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If we cannot agree on a child custody arrangement, how will a judge decide?

Section 60C (c) of the Australian Family Law Act 1975 defines how the Court determines what is in a child’s best interests. The primary considerations in child custody are the benefit to the child of having a meaningful relationship with both parents and the need to protect the child from physical and psychological harm as a result of being subject to or exposed to abuse, neglect or family violence.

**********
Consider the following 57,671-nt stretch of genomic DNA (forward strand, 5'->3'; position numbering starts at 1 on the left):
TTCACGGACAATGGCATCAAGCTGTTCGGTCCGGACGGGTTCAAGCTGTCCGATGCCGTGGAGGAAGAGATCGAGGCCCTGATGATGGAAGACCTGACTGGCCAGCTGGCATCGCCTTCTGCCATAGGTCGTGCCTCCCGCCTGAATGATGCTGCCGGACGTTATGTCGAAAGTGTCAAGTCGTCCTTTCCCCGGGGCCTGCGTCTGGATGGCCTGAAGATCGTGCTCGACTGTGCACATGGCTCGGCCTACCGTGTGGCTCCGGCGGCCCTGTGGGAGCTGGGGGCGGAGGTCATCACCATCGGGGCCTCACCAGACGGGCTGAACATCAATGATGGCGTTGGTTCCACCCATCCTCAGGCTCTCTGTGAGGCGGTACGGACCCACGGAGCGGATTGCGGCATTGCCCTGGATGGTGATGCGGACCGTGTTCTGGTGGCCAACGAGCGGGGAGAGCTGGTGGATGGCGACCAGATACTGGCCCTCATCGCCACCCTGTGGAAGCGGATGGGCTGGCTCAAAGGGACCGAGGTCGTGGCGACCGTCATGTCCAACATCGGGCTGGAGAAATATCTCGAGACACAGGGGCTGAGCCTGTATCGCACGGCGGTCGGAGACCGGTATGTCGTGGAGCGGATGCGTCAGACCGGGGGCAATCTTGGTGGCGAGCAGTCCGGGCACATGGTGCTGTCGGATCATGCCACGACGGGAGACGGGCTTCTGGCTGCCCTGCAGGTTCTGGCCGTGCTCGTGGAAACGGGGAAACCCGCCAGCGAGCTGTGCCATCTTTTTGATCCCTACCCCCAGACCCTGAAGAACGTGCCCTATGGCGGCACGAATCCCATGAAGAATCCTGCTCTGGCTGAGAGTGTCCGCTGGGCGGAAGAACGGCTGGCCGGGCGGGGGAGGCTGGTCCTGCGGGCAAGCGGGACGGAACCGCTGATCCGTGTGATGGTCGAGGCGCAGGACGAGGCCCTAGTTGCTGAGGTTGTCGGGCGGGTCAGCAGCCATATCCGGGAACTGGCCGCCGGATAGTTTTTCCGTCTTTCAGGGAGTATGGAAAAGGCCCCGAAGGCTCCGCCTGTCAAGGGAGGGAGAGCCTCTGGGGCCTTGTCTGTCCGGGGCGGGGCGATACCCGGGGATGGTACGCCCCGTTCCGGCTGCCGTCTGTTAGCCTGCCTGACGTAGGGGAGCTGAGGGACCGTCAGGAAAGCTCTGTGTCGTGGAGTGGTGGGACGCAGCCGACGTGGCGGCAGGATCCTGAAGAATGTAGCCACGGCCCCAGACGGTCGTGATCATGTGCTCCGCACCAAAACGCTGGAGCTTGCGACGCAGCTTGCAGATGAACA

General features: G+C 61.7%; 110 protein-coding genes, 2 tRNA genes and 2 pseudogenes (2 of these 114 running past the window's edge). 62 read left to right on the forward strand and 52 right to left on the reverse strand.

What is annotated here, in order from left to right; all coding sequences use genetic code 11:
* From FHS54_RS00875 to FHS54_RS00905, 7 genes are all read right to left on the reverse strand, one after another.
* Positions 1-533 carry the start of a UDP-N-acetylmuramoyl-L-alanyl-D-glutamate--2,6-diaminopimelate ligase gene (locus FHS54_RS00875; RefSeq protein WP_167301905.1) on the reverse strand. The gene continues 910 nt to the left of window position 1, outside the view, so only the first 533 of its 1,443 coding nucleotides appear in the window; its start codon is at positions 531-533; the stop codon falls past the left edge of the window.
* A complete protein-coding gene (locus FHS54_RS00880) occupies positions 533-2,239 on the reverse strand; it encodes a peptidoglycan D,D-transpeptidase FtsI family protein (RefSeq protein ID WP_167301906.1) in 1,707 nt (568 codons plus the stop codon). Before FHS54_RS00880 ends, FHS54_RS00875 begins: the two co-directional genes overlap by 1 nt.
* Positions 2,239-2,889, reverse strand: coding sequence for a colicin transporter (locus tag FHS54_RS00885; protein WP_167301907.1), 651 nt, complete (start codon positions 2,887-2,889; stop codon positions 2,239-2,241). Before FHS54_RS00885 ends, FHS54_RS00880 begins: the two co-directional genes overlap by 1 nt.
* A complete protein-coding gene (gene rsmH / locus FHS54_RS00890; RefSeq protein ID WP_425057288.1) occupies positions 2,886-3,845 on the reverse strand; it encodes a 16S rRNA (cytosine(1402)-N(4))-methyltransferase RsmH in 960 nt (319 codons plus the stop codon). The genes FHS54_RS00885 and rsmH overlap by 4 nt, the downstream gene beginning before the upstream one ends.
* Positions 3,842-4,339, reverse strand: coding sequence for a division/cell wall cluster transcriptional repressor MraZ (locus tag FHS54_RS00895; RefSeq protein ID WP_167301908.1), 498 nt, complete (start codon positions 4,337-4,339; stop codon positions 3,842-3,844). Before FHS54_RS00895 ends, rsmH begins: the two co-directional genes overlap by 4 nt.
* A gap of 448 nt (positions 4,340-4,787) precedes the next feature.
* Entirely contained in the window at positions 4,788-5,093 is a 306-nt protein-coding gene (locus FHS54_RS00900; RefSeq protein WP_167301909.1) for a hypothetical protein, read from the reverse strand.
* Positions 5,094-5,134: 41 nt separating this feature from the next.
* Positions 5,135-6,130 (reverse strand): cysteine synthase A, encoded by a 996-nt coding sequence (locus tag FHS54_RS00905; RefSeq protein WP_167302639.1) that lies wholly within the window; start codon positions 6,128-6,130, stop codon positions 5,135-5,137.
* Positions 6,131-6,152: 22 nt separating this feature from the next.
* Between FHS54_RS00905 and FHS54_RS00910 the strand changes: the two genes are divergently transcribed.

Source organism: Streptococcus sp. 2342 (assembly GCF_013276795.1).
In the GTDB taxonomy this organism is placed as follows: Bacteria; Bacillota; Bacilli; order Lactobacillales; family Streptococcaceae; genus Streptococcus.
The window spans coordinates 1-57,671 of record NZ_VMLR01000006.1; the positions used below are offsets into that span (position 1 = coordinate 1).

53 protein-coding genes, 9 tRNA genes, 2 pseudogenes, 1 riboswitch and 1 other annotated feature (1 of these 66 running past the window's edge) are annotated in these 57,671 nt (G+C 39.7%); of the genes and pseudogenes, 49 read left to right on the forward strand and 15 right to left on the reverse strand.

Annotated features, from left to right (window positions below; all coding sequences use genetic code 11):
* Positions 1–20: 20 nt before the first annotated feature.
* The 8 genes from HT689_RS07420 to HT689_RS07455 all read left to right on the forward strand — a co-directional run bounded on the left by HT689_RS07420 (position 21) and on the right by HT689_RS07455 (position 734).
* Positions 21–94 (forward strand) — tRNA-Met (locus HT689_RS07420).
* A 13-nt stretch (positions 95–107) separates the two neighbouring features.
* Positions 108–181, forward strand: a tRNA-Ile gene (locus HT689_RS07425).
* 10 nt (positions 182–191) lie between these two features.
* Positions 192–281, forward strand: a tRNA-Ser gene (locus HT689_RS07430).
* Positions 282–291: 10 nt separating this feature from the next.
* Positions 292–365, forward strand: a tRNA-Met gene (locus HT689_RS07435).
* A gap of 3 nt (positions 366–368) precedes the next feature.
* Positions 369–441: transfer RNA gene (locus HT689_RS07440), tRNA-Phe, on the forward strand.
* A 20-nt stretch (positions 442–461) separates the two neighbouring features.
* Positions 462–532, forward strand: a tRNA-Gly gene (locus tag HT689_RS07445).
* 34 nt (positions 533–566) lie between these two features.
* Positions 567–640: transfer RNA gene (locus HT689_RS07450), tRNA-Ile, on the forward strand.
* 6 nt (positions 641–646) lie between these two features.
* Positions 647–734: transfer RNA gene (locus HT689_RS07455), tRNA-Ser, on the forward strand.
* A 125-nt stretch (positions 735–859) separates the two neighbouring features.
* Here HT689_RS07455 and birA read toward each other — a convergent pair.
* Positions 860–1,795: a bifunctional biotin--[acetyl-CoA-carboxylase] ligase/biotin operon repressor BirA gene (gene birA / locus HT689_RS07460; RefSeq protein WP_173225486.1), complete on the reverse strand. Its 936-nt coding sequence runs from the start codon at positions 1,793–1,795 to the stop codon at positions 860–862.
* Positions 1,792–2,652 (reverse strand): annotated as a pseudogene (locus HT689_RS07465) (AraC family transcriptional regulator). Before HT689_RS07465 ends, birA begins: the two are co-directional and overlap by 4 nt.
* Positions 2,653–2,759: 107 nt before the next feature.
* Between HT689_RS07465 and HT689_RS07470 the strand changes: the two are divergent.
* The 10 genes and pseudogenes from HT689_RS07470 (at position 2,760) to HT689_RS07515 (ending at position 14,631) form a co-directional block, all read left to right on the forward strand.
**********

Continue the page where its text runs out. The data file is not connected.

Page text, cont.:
There are 13 additional considerations for the Court when making parenting orders regarding child custody. These include any views expressed by the child, an examination of the relationship of the child with each of the child’s parents and/or other persons, the parent’s ability to facilitate an ongoing relationship between the child and the other parent, likely effects of change in the child’s circumstances, and the practical expense and difficulty of the child spending time and communicating with the parent. 

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